All students are expected to return to campus in September to engage with the in-person teaching provision and research, a small exception has been made for our international students who are unable to travel to Swansea. International students who are not able to travel to Swansea are advised to get here as soon as they possibly can.
Your safety and wellbeing is our top priority. Please note that guidelines in University services will vary due to different health and safety measures put in place by the Welsh Government.
Learning and Teaching
In line with the Welsh Government Infection control framework for higher education we are planning to introduce a managed approach to learning and teaching for the start of the academic year. Large lectures will be delivered online, however sessions such as practicals, seminars and lab work will be prioritised for in person teaching. Timetables will be released the week of the 13th September.
We have listened to your feedback regarding new digital initiatives that have been introduced since the pandemic and will be keeping new areas of good practice to enhance the learning experience of our students.
For researchers, remote engagement will only be permitted for international students who experience travel delays due to the pandemic, and where their programme of research permits it. All international student researchers are expected to arrive in Swansea as soon as possible. We advise students who are experiencing travel delays to discuss the option of conducting their research during this period of delay via remote engagement with their supervisor or Faculty/School.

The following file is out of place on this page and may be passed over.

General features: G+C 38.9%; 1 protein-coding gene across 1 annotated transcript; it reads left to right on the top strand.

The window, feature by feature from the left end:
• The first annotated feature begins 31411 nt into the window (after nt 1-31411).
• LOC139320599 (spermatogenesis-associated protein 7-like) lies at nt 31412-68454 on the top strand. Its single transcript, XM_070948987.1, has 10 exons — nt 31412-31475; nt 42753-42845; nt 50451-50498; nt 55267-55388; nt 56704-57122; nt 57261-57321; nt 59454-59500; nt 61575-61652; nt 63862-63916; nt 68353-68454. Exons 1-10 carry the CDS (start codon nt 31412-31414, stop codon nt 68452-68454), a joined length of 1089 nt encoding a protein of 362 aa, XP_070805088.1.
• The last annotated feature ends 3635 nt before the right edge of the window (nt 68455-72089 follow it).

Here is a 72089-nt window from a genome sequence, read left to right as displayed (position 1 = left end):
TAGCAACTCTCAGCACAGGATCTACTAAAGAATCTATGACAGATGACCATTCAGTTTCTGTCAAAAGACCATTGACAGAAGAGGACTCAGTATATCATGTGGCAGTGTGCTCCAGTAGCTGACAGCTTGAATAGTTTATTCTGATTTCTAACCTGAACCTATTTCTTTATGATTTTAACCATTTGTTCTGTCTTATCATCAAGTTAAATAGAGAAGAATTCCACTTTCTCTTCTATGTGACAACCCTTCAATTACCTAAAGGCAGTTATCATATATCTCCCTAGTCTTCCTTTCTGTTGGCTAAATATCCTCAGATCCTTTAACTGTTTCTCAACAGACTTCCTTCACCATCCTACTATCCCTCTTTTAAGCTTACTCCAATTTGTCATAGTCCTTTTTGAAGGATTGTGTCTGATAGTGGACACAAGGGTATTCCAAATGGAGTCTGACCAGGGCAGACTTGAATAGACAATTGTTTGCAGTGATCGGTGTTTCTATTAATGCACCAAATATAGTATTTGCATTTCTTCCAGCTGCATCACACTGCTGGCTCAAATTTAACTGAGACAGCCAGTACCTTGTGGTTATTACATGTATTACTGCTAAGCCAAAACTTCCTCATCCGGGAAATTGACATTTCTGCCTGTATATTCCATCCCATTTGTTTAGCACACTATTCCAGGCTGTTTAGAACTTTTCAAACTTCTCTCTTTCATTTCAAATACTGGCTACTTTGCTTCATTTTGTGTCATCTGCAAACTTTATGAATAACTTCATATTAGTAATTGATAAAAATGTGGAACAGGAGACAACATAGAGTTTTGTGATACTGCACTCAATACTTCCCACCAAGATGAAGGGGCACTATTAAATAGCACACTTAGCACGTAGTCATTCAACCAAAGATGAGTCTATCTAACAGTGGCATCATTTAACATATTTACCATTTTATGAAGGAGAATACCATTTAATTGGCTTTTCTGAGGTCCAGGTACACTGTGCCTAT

As a reasonable measure, face coverings must be worn in the following scenarios unless you are exempt;
- In all University areas accessible to the public including: foyers, reception areas, corridors, lifts, stairways, conveniences, shops and libraries.
- When 2m social distancing cannot be maintained (unless it has been identified in a risk assessment that this would be unsafe).
- When moving around a space such as an open plan office, learning and teaching environment or catering venue.
- Where identified on a risk assessment as an appropriate control measure.
- When requested, where there are clinically extremely vulnerable students or staff or those who are at increased risk from COVID-19, including those who were previously shielding.
The University strongly recommends that you continue to wear a face covering in the following scenarios;
- When seated and socially distanced in a multi occupancy office.
- When seated and socially distanced in an examination.
- When seated and socially distanced in a learning and teaching environment, such as lecture theatres, classrooms and computer suite.
- When socially distanced in a research laboratory or workshop, where activity risk assessments permit.
- When working as part of a defined contact group in a learning and teaching environment. Students are not required to be socially distanced within defined contact groups.
- When working as part of a defined contact group in teaching laboratories, clinical settings and workshops, where activity risk assessments permit. Students are not required to be socially distanced within defined contact groups.